Dayton baseball standout Wuest continues to show positive signs in his rehab following emergency surgery

Dayton baseball coach Mike Abbate’s latest visit to Kessler to see the progress infielder Adam Wuest is making left him with nothing but positive things to say.

“He’s doing a lot better and is now up on a walker,” said Abbate, moments after his Monday, July 17 excursion to West Orange. “He’s able to balance himself and is in good spirits.”

Five weeks ago Wuest, one of the top baseball players from the Valley Division of the Union County Conference this past season, had to have emergency surgery to remove an unexpected hematoma (blood clot) on his spinal cord.

The hematoma was successfully removed, but the clot caused significant pressure on Wuest’s spinal cord. As a result, Wuest – who will be a senior at Dayton High School in Springfield in the fall – has had limited feeling and movement below his chest.

Following a six-day stint at Overlook Hospital, Wuest was moved to The Kessler Institute for Rehabilitation in West Orange on June 16.

Wuest has now been there for a month and is showing continued signs of progress according to Abbate, the head baseball coach at Dayton since 2010.

“He took a step upstairs and a couple of steps,” Abbate said. “He’s progressing better in his fourth week.

“He’s been able to use his hands with a nerf ball and I even brought his glove up to him.

“There’s not a lot of strength there yet, but he’s been able to wiggle his toes and bring his knees up. There’s feeling in both legs.”

Wuest’s parents reported last week that Adam continues to have two therapy sessions daily and his hard work has been paying off. They said he is getting more movement in both of his feet and can now move his toes on his left foot. The movement and feeling on his left side have been slower to return than his right, but there are positive signs of progress.

“The progress he has made so far is a tribute to him,” Abbate continued Monday. “He’s working a lot, he pushes a lot and the nurses all love him. All signs have been very good and it hasn’t even been six weeks yet.”

Wuest drove in Dayton’s first run of the season when he smashed an RBI-single to left field in the top of a six-run second inning during Dayton’s 11-0 season-opening win vs. Brearley at Black Brook Park in Kenilworth back on April 3.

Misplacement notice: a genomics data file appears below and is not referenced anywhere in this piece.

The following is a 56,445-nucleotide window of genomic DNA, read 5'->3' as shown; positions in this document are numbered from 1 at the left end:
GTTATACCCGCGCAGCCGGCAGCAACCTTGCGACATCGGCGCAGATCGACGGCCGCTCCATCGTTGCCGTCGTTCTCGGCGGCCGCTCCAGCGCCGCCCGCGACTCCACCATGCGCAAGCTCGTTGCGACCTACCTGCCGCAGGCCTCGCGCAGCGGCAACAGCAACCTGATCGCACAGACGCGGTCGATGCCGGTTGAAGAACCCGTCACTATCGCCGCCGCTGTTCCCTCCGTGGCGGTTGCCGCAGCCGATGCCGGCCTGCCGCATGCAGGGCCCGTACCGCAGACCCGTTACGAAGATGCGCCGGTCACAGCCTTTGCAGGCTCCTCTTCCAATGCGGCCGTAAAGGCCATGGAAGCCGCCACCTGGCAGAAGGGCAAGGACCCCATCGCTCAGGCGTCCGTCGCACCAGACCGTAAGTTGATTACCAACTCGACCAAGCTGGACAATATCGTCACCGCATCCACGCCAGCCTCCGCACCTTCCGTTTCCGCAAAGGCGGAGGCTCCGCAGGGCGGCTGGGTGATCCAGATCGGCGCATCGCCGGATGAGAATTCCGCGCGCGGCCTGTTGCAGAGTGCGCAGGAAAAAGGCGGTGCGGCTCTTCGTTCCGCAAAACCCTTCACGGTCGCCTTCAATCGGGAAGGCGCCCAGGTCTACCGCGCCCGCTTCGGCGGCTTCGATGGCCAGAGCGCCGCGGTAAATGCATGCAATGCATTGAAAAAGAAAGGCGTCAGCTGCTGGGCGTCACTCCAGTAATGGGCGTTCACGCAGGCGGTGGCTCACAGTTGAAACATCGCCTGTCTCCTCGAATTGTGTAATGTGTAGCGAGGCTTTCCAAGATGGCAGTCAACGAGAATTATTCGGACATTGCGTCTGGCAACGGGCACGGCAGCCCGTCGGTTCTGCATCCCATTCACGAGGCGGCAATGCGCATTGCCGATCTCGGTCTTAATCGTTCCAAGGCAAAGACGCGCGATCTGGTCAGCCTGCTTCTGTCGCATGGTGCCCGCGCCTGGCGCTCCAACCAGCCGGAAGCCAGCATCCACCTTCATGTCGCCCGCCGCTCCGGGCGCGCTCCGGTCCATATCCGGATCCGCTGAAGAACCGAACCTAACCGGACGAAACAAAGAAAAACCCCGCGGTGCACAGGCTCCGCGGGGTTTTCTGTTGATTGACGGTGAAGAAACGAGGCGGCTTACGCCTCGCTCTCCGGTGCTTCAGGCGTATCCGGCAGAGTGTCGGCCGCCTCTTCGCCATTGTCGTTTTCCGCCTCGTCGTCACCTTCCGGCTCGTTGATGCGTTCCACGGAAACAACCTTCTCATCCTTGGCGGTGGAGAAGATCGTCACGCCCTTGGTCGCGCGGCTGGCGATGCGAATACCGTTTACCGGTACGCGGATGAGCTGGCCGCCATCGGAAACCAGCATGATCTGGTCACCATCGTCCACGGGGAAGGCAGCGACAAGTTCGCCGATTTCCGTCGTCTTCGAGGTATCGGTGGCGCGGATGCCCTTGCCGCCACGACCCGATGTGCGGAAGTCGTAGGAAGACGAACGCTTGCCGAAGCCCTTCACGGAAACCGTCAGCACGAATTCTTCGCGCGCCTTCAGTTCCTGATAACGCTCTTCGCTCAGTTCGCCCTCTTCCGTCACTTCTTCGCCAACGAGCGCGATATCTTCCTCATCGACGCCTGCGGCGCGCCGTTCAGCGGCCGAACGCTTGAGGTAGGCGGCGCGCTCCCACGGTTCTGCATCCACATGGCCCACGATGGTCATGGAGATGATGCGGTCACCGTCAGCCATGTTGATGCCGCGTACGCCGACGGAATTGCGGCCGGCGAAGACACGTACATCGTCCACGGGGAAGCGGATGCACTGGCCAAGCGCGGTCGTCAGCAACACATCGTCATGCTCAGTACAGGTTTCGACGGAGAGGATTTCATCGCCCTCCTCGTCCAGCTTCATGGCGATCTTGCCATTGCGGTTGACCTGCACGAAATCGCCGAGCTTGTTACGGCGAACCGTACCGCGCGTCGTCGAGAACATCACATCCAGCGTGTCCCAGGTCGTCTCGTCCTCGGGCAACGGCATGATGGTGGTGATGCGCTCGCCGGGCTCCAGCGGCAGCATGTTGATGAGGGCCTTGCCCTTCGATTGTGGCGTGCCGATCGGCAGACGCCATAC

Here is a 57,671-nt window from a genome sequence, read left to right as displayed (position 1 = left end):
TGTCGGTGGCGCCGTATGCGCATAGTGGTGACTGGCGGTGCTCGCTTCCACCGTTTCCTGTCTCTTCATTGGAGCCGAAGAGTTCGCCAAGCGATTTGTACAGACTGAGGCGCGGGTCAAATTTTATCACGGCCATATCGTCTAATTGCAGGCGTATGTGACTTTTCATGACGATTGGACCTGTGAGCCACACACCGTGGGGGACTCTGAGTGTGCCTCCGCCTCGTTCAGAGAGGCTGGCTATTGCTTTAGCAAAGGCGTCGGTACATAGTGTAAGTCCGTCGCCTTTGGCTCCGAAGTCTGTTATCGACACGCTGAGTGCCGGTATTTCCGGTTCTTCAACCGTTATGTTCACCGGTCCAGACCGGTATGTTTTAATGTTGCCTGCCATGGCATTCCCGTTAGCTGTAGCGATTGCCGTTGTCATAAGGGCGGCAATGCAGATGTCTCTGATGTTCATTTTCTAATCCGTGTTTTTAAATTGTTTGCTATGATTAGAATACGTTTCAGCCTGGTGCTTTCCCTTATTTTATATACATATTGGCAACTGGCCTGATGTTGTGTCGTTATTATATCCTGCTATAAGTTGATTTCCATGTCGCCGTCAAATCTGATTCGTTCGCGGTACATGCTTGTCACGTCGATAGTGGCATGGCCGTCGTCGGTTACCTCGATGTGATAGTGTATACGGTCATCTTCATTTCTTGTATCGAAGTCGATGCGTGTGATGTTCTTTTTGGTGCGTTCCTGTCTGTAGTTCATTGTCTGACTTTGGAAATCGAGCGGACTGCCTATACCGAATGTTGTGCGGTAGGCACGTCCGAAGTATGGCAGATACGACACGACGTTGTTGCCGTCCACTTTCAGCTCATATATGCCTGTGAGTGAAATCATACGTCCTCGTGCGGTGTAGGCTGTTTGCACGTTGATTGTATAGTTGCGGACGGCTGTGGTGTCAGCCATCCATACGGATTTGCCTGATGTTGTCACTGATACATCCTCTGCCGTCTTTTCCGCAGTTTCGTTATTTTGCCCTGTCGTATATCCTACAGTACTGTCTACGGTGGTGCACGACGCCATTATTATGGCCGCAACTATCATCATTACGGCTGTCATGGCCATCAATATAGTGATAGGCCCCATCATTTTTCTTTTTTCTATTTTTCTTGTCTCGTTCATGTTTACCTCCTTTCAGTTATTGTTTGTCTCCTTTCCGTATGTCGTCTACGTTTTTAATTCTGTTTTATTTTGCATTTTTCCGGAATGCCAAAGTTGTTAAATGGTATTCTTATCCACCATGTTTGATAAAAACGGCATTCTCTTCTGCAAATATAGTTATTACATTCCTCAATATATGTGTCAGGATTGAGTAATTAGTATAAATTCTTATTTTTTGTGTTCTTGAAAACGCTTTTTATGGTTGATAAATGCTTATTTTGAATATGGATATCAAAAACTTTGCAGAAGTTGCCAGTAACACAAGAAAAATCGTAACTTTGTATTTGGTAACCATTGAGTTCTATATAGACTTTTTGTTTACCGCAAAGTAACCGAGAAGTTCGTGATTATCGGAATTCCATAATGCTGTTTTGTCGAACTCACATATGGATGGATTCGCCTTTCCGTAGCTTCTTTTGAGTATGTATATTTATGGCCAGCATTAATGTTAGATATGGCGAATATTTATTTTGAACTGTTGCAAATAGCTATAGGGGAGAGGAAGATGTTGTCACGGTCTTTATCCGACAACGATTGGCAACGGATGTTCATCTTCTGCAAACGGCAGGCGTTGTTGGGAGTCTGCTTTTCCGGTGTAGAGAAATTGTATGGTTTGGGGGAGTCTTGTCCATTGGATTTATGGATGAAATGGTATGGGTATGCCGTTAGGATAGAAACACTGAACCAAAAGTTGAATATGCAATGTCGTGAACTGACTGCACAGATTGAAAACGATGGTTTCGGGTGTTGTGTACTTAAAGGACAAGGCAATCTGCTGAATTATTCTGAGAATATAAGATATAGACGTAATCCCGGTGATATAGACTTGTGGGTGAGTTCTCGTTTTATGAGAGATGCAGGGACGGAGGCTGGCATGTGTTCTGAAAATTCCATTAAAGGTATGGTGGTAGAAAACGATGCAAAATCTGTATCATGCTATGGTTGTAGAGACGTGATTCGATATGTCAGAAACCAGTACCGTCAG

Batting leadoff and playing superbly in the field at shortstop, Wuest helped lead the Bulldogs to a 18-6 overall record and second place finish in the UCC’s Valley Division at 8-2.

Dayton also went on to – as the No. 1 seed – reach another North 2, Group 1 state championship game.

Wuest was instrumental in Dayton getting the necessary power points to achieve the No. 1 seed ahead of Valley Division champion Roselle Park. In Dayton’s 11-10 win at Roselle Park on May 9, Wuest entered the game in relief and pitched well enough to hold down the Panthers.

“He really came through for us in a huge situation there,” Abbate said.

Wuest paced Dayton in walks with 15, stolen bases with 16 and runs with 32. Beginning the season at second base and finishing it at shortstop, Wuest committed only four errors.

“He was very steady for us,” Abbate said.

Wuest played on the junior varsity team his freshman and sophomore seasons. As a pitcher and shortstop and second baseman he helped lead Dayton’s 2016 JV team to its Union County Tournament semifinals.

Wuest is also a standout ice hockey player for the Bulldogs.

A GoFundMe account was created for Wuest’s recovery to support Adam and his family with any upcoming medical expenses. Any monies donated that were not needed for medical expenses were donated to the Christopher & Dana Reeve Foundation and the Buoniconti Fund to Cure Paralaysis in Adam’s name.

Last week the fund reached its goal of $25,000 with more than 270 people donating within a span of just 25 days.

“The response from the community has just been amazing to see,” Abbate said. “So far Adam continues to progress nicely and is working very hard to keep on doing so.”

PHOTO COURTESY OF DAYTON BASEBALL – Adam Wuest is making progress as a patient at The Kessler Institute for Rehabilitation in West Orange.